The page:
(Lahaina, Maui, HI) – Maui Brewing Co. Founder and Owner, Garrett Marrero, revealed some of his upcoming collaboration projects and dished even more on his beef with Kona during his SAVOR salon.
The company sent out a press release earlier in the year on collaborations with Jolly Pumpkin and Dogfish Head (recent Maui Brewing Co. news on BeerPulse) though there are a few more collaborations in the works.
On collaborations and new beers:
Coronado Brewing Owner, Rick Chapman, paid a visit to Hawaii and together, they brewed a pilot batch of Hibiscus IPA at Maui’s facility. They will brew a production-level 40-barrel batch together in San Diego at Coronado later this year.
Port Brewing/The Lost Abbey Director of Brewing Operations, Tomme Arthur, will go to Hawaii in December and brew a lemongrass saison for release in the spring.
Maui and Sun King Brewing are slated to brew a stout in winter 2013 though it isn’t clear if that means this coming winter or if the beer will be the already-announced Aloha B’ak’tun or a different stout altogether.
Maui is brewing a Pilsner next summer with Scarborough yeast that he would like to put in green-colored cans. He joked that he might get a legal letter from Heineken as they may poke some fun at the company with the label.
On Hawaii’s beer market:
Marrero said that 62-68% of the company’s nearly 18,000 barrels sold are in Hawaii. The company plans to grow its footprint outside of the islands and would like to eventually hit a sweet spot of 60,000 barrels produced with half being sold in Hawaii and half being sold in the mainland. Marrero’s research says that they can probably hit 30,000 barrels sold in Hawaii.
All of that said, Maui Brewing also sells beer elsewhere…like Japan. The company ships a pallet every other month to the country (about 120 case-equivalents). Japan is a draft-driven market, Marrero says, so they worked out a deal where the Japan importer bought empty kegs (primarily sixtels) and shipped them to Maui for Maui to fill and send back. Marrero wasn’t comfortable tying so much money of his own money into kegs (assets to the brewery as long as they own them) and not seeing them returned for months. The arrangement was critical to making export to Japan a success. and that they largely sell
Finally, there doesn’t appear to be a media appearance or talk that doesn’t include a reference to Kona and this soapbox speech during the SAVOR salon was no different. Marrero provided context on his ongoing rift with Kona…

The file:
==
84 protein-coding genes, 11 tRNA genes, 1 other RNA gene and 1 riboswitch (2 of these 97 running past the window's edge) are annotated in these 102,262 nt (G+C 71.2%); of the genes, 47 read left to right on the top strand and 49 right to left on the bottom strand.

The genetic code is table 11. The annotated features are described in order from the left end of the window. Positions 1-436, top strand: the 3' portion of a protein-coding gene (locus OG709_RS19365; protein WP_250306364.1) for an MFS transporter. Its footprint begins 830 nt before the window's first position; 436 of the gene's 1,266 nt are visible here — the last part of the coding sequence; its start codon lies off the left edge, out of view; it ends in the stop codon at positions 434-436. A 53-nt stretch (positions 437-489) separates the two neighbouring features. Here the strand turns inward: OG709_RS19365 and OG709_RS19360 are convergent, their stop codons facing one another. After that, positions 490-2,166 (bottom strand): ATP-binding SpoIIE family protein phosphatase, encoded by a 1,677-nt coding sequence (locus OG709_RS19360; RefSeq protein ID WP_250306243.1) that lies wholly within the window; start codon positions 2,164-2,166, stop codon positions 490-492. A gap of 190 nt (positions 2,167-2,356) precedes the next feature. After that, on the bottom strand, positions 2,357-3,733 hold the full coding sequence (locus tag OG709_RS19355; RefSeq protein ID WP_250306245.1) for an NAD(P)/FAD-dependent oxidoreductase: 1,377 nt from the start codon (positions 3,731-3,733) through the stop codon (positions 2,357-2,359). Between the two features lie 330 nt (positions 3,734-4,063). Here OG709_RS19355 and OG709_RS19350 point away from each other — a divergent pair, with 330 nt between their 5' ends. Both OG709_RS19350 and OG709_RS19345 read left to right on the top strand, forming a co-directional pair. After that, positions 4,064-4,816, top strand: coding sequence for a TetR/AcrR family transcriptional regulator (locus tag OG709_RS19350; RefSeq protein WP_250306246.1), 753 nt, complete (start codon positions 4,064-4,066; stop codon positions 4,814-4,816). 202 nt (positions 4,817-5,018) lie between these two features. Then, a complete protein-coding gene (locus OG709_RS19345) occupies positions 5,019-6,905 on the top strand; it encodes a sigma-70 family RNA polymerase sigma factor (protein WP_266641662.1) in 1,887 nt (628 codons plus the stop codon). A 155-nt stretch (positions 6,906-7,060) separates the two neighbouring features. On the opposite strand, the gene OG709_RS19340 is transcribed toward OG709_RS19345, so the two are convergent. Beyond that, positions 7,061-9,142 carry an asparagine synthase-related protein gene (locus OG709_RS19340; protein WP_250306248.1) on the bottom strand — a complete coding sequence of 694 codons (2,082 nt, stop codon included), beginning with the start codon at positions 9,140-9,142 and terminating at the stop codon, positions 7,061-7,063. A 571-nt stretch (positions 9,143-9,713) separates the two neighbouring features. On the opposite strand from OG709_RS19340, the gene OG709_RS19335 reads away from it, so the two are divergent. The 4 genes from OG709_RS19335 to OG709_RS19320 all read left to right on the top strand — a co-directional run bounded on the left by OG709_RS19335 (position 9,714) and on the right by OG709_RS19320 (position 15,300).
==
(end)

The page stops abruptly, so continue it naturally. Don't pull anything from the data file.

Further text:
“We’ve been attacked in the market a few times by the big boys if you will. They say, ‘It’s not sustainable. You’re bringing ingredients over just to brew.’ Well, do you have a malthouse in your backyard? You’re bringing them over to Washington to brew your Hawaiian beer, over to Oregon to brew your Hawaiian beer, over to New Hampshire to brew your Hawaiian beer. So, how are we bad? I think the point is that, before we came along, no one brought up the issue. There was no brewery to compete with.
And yeah, I’m talking about Kona. I’m not trying to hide it. I’m pretty honest that way. We don’t try to hide that fact.
Until we came about and became a force to be reckoned with, until we were on the shelves and we were doing 3,000 to 5,000 barrels, they didn’t think that we were going to last. I think that they looked at us as this ‘See if they can make it’ type of thing. Obviously, that wasn’t the case. Until then, there was never any mention of the beer being brewed outside the state of Hawaii.
All of a sudden, 2008 comes along and we do 6,000 barrels. Then they say ‘We are now brewing beer freshest and closest to market because it is costly and unsustainable to ship ingredients to Hawaii to brew beer.’ All of a sudden, this mentality changed and it only changed once there was another brewery making real local Hawaiian beer. Something that I am of a huge proponent of is transparency in your labeling. I believe in local beer and I don’t think it is the wrong thing for them to contract brew beer. I don’t see anything wrong with Kona. I think they actually make some very fine beers. However, I think you the consumer deserves the opportunity to make that decision for yourself and I believe that the label should require the location of where the beer is made, not just where the offices are located.”
Listen to Marrero’s full talk on Craft Beer Radio.